Not so long ago, in the Moscow’s financial institutions, it was not that unusual to see a back-office employee sitting right next to an FX or rates trader, filing the intraday tickets on a buy low/sell high basis. He or she would then stamp the papers with the time most beneficial for the bank.

Provided that each ticket already had a 2-5 pip client commission on a 20% spread, it was a no-brainer that some filthy traders could make bank. Naturally they were often working in cooperation with cash-rich clients, making them even more cash-rich by giving them their fair cut in Louis Vuitton suitcases.

It was a fairly normal occurrence for a Russian entity to openly “park” its PnL to some Cyprus- or Gibraltar-incorporated vehicle, or wash a trade through some London-based LLC, whose beneficiary owner might well be the very same trader at the local bank.

Sales people and traders in London would gladly assist these requests. They would strive to get as much liquidity as possible from the rough traders in Moscow to their respective employers in London, Singapore or New York, which was (and still is) the reason such jobs still exist.

The Bloomberg chats back in the day would be filled with shameless requests (though in somewhat coded jargon): for example, one trader asking another to front-run a big state corporation buying ruble, rupee or peso at the beginning of the tax period in the respective country. Actions like these could often crash local fragile markets, making some rough trader feel like the new George Soros, breaking the Bank of England in the early nineties. Their only motivation was to make as much profit as possible for their employer, accompanied by the hope (often a delusion) of being paid a lucrative bonus at the end of the year, without giving a damn that his actions could have just caused a rise in the unemployment rate in a given region.

It was a logical step for the EU and USA to tighten the financial markets regulations, but not necessarily a very timely one.

The story I personally witnessed a few years ago in a subsidiary of a western bank in Russia (which provided the background for my upcoming novel “Snow Job. The Great Game”) would not have happened had the reporting and control functions not been blinded by excessive revenues and by top management’s support of insider dealing, front running and other types of market abuse. The traders responsible for these activities are long gone from the bank, and are far from struggling for money.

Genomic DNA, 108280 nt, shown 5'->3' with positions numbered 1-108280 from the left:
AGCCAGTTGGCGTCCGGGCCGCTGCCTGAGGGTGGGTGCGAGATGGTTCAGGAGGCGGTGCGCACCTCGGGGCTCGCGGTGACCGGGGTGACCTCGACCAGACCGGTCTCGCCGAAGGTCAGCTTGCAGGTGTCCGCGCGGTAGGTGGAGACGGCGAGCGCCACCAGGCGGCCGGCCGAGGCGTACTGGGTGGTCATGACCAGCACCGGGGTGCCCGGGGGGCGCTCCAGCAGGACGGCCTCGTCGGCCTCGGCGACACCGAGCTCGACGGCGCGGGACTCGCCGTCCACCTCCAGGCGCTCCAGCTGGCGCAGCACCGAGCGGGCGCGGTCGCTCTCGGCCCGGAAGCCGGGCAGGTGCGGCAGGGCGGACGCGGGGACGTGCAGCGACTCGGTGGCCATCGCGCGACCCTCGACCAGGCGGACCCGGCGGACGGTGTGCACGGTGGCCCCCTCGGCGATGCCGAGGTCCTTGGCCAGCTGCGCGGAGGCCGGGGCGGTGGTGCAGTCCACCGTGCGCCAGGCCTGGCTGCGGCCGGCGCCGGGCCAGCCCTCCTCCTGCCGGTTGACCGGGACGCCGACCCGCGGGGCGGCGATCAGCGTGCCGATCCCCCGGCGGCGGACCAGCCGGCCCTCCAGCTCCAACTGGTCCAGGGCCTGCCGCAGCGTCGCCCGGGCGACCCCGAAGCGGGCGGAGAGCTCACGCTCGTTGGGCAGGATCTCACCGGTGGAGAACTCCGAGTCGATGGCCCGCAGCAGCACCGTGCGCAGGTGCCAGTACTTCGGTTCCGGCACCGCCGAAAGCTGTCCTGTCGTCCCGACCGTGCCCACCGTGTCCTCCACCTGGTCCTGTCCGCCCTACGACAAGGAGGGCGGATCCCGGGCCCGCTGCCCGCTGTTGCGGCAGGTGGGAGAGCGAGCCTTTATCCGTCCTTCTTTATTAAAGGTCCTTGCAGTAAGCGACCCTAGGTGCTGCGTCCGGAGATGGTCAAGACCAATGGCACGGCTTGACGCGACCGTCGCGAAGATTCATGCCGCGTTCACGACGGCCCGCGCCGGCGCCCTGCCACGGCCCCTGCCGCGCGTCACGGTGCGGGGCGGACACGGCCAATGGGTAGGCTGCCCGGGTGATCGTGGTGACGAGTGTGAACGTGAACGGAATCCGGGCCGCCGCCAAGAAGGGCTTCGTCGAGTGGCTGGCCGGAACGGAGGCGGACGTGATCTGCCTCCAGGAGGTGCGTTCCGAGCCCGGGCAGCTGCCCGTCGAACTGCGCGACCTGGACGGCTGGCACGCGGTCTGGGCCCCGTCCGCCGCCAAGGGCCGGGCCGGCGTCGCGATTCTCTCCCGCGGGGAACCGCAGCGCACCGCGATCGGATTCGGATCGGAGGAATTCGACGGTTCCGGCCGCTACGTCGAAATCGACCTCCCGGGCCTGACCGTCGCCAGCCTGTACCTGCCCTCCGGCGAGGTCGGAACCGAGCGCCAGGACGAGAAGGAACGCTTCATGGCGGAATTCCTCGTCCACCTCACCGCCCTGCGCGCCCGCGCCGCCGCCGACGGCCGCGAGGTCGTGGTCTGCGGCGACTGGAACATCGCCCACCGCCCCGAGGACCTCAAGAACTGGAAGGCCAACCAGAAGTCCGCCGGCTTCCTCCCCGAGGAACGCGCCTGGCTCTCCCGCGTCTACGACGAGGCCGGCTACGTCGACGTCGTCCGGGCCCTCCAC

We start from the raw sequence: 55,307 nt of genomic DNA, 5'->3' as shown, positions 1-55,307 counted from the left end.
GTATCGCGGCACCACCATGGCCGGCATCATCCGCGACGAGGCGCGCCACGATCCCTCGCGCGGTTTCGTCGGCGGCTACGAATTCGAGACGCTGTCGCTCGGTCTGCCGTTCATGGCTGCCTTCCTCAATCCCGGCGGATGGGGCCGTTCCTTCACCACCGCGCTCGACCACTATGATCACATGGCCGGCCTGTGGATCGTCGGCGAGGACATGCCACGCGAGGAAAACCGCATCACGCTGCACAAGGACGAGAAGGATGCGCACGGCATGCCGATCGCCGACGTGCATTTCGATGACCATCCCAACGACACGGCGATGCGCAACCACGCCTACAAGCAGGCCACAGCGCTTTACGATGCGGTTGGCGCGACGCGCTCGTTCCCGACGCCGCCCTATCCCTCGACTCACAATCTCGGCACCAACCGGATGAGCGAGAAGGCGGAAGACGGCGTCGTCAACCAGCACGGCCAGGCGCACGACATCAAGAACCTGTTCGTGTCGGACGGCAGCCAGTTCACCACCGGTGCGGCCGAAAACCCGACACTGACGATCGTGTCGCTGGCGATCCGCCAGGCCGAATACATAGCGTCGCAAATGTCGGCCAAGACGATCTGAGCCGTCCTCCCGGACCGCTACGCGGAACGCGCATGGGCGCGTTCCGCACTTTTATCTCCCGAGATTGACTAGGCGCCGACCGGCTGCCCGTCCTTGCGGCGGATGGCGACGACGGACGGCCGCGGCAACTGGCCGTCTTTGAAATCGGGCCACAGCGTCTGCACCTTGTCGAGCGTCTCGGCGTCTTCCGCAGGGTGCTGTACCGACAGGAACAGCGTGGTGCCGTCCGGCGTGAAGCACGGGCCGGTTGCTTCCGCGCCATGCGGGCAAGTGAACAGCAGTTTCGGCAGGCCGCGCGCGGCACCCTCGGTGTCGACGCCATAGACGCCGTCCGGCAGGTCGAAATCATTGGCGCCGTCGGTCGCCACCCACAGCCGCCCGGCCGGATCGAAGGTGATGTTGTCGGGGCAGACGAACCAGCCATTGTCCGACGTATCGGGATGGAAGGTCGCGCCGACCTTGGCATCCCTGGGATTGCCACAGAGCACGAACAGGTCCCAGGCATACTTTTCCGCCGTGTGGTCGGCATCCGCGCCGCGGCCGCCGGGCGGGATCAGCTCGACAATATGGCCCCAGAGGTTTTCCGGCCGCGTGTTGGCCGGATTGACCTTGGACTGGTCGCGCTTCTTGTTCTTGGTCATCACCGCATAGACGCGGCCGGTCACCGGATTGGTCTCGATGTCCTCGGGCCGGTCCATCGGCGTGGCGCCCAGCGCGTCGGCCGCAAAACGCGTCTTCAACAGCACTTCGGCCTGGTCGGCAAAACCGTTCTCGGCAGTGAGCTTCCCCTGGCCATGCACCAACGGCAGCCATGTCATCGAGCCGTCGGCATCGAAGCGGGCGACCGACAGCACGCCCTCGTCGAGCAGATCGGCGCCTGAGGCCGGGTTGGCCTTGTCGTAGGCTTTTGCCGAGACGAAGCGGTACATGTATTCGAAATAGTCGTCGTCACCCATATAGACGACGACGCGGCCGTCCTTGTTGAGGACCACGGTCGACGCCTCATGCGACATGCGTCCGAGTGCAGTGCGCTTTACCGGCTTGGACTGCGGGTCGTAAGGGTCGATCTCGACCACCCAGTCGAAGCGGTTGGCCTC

Even though it was obvious what exactly was going on (with anonymous reports submitted to head office and the FCA), the internal investigation has only recently begun. Despite so many people being aware of such costly cheating, no one is being held responsible, and I doubt anyone ever will be.

And this is only one example.

People who do such things are able to justify it to themselves because “everyone else does it”. And the system reinvents itself. Those who were juniors ten years ago are now doing what their predecessors did to support their must-have lavish lifestyle that comes with being in front office banking. Does anyone give a damn about local economies, or what kind of world we are going to leave to our children? (Are you kidding me?)

I hope to be proved wrong, but in my view the new regulations will most likely only force them to come up with more sophisticated ways to extract cash from the system.

It takes a very particular kind of person to become a trader or a broker; someone with the obligatory bouquet of insecurities, and with an urge if not to kill, then at least to be the very best (and hence, the richest).

Most of these traders are actually rather forward-thinking, well-read, cunning people. But somehow they still have this Neanderthal mentality when they get access to a big buck and think they can get away with taking some for themselves. As I was told so many times in a basement pub, “All that matters is how much money you’ve got”.

This principle is not necessarily specific to banking; however, it often appeals to representatives of the various departments in financial institutions. We are not directly managing any trading books or involved in market dealing, but we are still complicit in the actions of the firm we work for. We form the building blocks of this system and, by default, share its values even if we do not really think about it.

Banking has long exceeded its original primary functions – to take deposits and give loans. It is like an old pair of pants that has been ripped apart by greed and selfishness. No matter how hard politicians and regulators try to fix one problem, there will always be another one. And the reason is the values and motivation of the people involved. Ideally, we need a whole new pair of pants.

Naturally, with MiFID II obliging banks to report every deal within one hundredth of a second, it should be much harder for bankers to fiddle their own profits. It is, of course, a quantum leap from the days when back-office staff were time-stamping the tickets. But on reflection, it does seem a bit like a waste of two billion dollars (the estimated amount that financial firms have to spend in order to implement the required data-reporting systems).

It is just a matter of time before they find ways around the new regulations. Whatever they can no longer do in Europe they will accomplish in Dubai, Hong Kong, Singapore and New York City.

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